IC: When developing our brand, we went through a formal exercise for developing a brand platform that sets the foundation for all verbal, written and visual communications for our firm. This ensures that everything we create is always “on-brand” and that our brand doesn’t deteriorate over time. [pullquote]It takes time to get to know the people and companies you want to engage with your brand. [/pullquote] We track and analyze the levels of engagement for everything we do in order to find our sweet spot, and this actually points to another important tip: patience. It takes time to get to know the people and companies you want to engage with your brand. The more you research, explore and analyze, the sooner you’ll have the insight you need to truly engage.
TSE: You set up Substance 151 as a benefit corporation, which is a new corporate business model for companies that consider society and the environment in addition to profit in their decision making process. Why did you decide to start a benefit corporation?
IC: Since its inception, Substance151 has made a commitment to create a positive impact on society and the environment through its design, practice, education and community involvement. When the “green” marketplace became very crowded, we had to make sure that our audiences could see that sustainability is a part of our corporate DNA, not just a part of our green marketing campaign. One of the best tools for adding credibility to a company’s “green” claims is green certifications and trustmarks, and in 2009 Substance151 became a Green America Certified Business. (If you are looking to become a certified green business, I would recommend two certifying entities: Green America’s Green Business certification or B Lab’s B Corp certification.) [pullquote]One of the best tools for adding credibility to a company’s “green” claims is green certifications and trustmarks.[/pullquote]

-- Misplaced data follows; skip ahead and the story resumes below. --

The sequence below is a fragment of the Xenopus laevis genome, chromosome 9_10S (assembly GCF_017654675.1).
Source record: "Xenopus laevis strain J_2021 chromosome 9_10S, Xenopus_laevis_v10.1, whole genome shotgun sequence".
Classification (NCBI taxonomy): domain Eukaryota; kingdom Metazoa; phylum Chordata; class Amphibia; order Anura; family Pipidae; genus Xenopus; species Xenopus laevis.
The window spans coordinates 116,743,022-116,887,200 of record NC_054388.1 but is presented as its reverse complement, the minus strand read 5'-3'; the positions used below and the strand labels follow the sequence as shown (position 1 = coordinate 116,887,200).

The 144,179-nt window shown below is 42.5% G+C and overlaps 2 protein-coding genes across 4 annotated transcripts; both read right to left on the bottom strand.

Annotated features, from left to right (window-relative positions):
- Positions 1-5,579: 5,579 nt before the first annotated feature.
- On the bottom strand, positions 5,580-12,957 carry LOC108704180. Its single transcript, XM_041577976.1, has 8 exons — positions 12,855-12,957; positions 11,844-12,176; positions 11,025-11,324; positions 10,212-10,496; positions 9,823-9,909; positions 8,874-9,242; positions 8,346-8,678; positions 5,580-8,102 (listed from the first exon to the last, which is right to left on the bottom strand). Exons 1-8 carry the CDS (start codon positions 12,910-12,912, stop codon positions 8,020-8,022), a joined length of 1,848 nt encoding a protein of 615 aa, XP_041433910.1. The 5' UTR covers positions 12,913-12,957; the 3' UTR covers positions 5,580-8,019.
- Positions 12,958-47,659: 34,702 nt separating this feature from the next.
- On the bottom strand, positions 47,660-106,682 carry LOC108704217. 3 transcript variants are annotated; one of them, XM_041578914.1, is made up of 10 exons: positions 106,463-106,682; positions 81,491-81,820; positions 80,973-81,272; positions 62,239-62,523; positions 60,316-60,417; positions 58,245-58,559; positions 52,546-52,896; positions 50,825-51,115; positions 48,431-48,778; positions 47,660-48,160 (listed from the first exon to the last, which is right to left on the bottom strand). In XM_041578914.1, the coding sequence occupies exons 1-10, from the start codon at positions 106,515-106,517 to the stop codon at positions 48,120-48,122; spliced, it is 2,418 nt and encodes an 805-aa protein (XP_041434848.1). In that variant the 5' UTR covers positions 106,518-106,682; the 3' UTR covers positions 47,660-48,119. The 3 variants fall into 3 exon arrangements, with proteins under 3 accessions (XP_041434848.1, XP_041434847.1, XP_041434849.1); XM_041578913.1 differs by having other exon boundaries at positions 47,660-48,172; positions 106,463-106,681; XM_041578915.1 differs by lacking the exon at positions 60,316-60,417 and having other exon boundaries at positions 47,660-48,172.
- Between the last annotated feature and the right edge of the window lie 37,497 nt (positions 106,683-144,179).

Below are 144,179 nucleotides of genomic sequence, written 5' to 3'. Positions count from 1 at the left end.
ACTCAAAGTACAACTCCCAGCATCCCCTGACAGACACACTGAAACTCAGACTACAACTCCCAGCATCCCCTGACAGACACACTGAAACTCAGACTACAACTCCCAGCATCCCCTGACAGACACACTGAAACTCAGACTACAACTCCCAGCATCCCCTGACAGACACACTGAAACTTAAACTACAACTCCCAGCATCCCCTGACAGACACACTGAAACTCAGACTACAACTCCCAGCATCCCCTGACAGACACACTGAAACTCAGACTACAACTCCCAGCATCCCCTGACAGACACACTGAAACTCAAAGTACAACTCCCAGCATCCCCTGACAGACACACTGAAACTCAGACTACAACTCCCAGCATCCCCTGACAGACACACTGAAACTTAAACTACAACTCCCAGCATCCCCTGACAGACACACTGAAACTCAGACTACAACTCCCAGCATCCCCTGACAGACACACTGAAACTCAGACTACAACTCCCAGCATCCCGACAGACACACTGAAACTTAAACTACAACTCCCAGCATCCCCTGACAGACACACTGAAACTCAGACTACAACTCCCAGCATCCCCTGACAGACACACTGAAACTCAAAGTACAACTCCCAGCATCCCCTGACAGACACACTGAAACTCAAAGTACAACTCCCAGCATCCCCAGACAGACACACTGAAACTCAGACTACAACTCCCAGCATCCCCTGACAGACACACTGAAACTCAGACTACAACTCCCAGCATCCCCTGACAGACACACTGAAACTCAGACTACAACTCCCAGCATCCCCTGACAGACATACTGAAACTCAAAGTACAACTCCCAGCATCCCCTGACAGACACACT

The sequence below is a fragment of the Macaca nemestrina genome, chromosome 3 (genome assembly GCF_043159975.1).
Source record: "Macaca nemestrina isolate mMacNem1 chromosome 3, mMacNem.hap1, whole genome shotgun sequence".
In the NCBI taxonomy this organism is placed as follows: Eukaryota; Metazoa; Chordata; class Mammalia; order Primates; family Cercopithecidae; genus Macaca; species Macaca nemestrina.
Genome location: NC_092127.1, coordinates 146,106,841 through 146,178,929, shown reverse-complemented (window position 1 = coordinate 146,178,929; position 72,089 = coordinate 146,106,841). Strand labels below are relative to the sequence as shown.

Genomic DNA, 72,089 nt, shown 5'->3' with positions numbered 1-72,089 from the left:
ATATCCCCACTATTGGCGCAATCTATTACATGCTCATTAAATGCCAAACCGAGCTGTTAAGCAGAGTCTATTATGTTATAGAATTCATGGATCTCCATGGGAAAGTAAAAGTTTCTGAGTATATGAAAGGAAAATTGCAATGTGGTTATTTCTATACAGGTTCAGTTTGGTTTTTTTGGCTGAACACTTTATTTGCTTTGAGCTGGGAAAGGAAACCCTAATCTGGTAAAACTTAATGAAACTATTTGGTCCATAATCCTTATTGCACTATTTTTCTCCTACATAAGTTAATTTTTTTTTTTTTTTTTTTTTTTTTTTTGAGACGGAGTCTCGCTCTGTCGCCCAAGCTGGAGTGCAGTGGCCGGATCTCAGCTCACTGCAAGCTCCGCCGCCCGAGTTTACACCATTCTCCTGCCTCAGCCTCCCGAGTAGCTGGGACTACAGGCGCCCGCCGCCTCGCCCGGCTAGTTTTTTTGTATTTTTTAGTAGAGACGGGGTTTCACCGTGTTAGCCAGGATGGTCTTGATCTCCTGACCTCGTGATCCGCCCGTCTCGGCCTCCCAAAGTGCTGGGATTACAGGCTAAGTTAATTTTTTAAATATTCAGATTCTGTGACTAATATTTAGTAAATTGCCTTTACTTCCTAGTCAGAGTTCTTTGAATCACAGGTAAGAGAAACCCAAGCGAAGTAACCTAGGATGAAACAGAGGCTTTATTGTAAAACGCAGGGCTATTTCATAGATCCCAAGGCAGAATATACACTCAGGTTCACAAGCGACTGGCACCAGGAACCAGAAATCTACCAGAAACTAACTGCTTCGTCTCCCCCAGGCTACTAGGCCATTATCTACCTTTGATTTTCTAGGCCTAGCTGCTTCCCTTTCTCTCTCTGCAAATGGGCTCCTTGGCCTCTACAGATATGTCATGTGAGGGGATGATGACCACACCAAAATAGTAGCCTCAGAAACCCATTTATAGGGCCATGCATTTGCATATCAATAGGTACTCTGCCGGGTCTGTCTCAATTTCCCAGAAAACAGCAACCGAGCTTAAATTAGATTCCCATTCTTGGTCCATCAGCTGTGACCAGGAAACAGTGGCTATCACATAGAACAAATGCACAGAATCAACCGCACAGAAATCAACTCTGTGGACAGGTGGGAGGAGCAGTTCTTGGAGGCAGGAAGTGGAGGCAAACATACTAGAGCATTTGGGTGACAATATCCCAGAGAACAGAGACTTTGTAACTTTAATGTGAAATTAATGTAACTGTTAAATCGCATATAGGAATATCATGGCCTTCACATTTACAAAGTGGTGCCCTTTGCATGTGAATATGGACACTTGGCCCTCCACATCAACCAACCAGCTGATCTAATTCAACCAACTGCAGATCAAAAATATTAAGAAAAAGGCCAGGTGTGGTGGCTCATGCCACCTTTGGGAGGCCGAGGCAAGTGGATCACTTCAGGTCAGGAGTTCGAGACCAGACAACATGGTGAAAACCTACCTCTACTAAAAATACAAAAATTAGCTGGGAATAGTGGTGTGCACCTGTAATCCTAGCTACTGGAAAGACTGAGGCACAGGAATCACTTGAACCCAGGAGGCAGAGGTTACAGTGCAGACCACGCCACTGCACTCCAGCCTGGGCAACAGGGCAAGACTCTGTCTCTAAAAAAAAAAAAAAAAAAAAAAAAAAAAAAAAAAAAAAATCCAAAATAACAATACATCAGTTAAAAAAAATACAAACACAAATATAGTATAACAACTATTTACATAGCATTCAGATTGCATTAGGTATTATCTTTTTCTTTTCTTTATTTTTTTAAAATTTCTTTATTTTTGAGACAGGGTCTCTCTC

To further demonstrate our commitment to creating a positive impact on society and the environment, we became one of the first three Benefit LLCs in the United States in June 2011. While becoming a benefit LLC did not fundamentally change our work, product, or operations – we were already a Green America certified business – it created a greater level of accountability and an objective framework for measuring our progress. For example, one of the benefit corporation requirements is publishing an annual benefit report.
For other entrepreneurs considering organizing as a benefit corporation the process is very similar to filing for any other corporate charter: you need to file articles of incorporation with the State Department of Assessments and Taxation (SDAT for a new business) or you need to file an article of amendment with SDAT (existing corporation). To find out if your state has passed benefit corporation legislation, use this link: http://benefitcorp.net/state-by-state-legislative-status. Additional information and resources are also available at http://benefitcorp.net/for-business/how-to-become-a-benefit-corp.
ABOUT IDA CHEINMAN
Ida Cheinman is the Founder and Creative Director of Substance151. She has over 15 years of design and management experience with a primary focus on brand strategy and design across print and interactive media. Under her leadership, Substance151 has built a solid reputation for its strategy and design work and its passion for advocating environmentally and socially responsible business practices. Recently, Ida has been recognized by Bmore Media as one of Baltimore’s Green Masterminds and named an Eco CEO by Baltimore SmartCEO. Follow Substance 151 @substance151 for more tips and connect with her @idacheinman.